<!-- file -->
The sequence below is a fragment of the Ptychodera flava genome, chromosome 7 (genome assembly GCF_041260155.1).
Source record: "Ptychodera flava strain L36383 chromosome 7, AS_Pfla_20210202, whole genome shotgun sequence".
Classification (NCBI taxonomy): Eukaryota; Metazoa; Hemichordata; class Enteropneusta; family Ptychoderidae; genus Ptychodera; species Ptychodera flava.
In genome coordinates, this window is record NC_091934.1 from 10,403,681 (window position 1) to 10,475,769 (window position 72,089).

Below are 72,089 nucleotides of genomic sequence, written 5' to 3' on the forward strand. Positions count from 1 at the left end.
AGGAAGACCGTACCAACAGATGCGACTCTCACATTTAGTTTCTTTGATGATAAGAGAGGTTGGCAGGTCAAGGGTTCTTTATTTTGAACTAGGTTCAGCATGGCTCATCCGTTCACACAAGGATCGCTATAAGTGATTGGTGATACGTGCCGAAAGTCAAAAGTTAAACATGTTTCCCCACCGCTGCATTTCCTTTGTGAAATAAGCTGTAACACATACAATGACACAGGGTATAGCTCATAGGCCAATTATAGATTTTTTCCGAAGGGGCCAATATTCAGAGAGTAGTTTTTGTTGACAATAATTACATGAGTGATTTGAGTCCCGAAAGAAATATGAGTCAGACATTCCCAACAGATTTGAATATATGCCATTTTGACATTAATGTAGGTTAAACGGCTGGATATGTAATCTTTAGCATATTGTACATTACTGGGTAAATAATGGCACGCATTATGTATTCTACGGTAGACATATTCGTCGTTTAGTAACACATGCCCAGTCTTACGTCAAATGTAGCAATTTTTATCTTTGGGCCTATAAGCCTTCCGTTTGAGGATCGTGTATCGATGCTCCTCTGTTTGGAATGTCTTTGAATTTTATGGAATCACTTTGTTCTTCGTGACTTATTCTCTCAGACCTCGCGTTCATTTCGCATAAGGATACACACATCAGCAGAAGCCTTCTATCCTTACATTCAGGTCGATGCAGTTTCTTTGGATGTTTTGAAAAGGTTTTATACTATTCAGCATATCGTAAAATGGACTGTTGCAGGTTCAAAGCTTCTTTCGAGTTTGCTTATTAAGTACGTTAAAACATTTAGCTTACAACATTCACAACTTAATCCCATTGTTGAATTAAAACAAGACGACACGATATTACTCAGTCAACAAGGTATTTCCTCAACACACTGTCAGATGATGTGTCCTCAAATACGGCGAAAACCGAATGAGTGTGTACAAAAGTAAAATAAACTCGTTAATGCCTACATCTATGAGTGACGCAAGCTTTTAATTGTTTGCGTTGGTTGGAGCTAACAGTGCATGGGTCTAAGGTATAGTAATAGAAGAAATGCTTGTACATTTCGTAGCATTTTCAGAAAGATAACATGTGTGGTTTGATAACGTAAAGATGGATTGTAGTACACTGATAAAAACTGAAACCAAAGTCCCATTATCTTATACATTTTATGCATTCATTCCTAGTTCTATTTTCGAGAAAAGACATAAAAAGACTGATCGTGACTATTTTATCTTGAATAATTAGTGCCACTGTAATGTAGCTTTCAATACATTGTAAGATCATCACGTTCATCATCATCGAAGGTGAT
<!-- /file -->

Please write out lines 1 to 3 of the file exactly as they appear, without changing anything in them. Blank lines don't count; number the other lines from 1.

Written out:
The sequence below is a fragment of the Ptychodera flava genome, chromosome 7 (genome assembly GCF_041260155.1).
Source record: "Ptychodera flava strain L36383 chromosome 7, AS_Pfla_20210202, whole genome shotgun sequence".
Classification (NCBI taxonomy): Eukaryota; Metazoa; Hemichordata; class Enteropneusta; family Ptychoderidae; genus Ptychodera; species Ptychodera flava.